Robinson Crusoe by Daniel Defoe
(Modern Library Classics)

75%

13 Critic Reviews

...how can we forget Defoe's characters? The pioneer novelist understood the importance of attaching memorably concrete images to his narrative and its characters.
-Guardian

Synopsis

The classic tale of shipwrecked adventure, Daniel Defoe's 1719 novel "Robinson Crusoe" is the fictional autobiography of its title character. When cast ashore upon a tropical island, Robinson Crusoe must use his survival skills to find food and shelter and evade the native cannibals. A captivating tale of action and adventure, based in part on the real life adventures of Alexander Selkirk, a Scottish castaway who lived more than four years on an island in the Pacific, "Robinson Crusoe" is regarded by some as the first novel of the English language.
 

About Daniel Defoe

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Daniel Defoe was born Daniel Foe in London in 1660, adding the "De" after he reached the age of 40. He was a novelist, journalist, and political agent. Defoe's best-known novels include Robinson Crusoe and Moll Flanders. Defoe also wrote the 3-volume A Tour Thro' the Whole Island of Great Britain, an important source of English economic life. He wrote satirical poems and pamphlets and edited a newspaper. Defoe was imprisoned and pilloried for his controversial work, The Shortest Way with the Dissenters, which suggested that all non-Conformist ministers be hanged. Defoe also was the first writer of modern English ghost stories, one of which is "A True Relation of the Apparition of One Mrs. Veal." He died in 1731.
 
Published March 27, 2003 by Penguin. 242 pages
Genres: Action & Adventure, Literature & Fiction, History, Religion & Spirituality, Children's Books, Education & Reference, Science Fiction & Fantasy, Mystery, Thriller & Suspense, Parenting & Relationships, Comics & Graphic Novels, Science & Math, Biographies & Memoirs, Travel, Political & Social Sciences, Humor & Entertainment. Non-fiction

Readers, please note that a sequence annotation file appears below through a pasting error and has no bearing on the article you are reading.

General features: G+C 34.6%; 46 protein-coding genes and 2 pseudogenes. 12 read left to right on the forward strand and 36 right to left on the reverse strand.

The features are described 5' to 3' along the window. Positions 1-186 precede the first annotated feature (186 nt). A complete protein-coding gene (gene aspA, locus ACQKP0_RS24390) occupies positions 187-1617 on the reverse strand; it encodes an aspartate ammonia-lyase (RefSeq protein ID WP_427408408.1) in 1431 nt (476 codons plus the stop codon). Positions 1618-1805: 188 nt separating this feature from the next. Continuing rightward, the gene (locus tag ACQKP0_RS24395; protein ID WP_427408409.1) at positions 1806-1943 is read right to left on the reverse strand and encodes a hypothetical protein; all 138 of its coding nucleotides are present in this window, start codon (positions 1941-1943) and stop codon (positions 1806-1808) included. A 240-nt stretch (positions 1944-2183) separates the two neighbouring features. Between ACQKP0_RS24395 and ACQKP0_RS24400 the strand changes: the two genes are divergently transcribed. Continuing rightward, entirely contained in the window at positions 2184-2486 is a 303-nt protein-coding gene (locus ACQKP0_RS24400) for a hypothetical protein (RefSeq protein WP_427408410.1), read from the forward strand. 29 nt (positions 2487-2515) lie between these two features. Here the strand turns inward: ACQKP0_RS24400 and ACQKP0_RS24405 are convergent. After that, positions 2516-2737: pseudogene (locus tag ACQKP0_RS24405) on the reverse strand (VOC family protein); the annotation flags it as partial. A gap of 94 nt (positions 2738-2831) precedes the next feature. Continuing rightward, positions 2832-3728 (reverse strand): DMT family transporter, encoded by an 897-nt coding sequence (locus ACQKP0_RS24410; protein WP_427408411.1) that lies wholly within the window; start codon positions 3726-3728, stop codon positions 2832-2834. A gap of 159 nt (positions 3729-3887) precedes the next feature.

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Critic reviews for Robinson Crusoe
All: 13 | Positive: 11 | Negative: 2

Guardian

Excellent
Reviewed by Robert McCrum on Sep 28 2013

...how can we forget Defoe's characters? The pioneer novelist understood the importance of attaching memorably concrete images to his narrative and its characters.

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Guardian

Good
Reviewed by Jenny Diski on Jul 17 2004

...having at last, five decades later, read Robinson Crusoe, I suspect that what I most disliked then was the dogged, repetitive, unrelenting detail of Crusoe's struggle for existence, which is now precisely what I find myself relishing, so much so that when I finished Defoe's intensely readable book last year, I immediately started all over again.

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Guardian

Above average
Reviewed by Jenny Diski on Jul 16 2004

It seems very pedestrian, but as I read this time, I grew aware of the wonderful game Defoe plays with time, and the powerful role of dark imagination in his hero's survival.

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Guardian

Good
Reviewed by Simon Armitage on Aug 22 1998

Defoe's skills as a narrator are unquestionable. Faced with the impossible task of describing 20-odd years of isolation without use of dialogue, he stretches and compresses passages of time by use of Crusoe's 'Journal' - a brilliant literary device.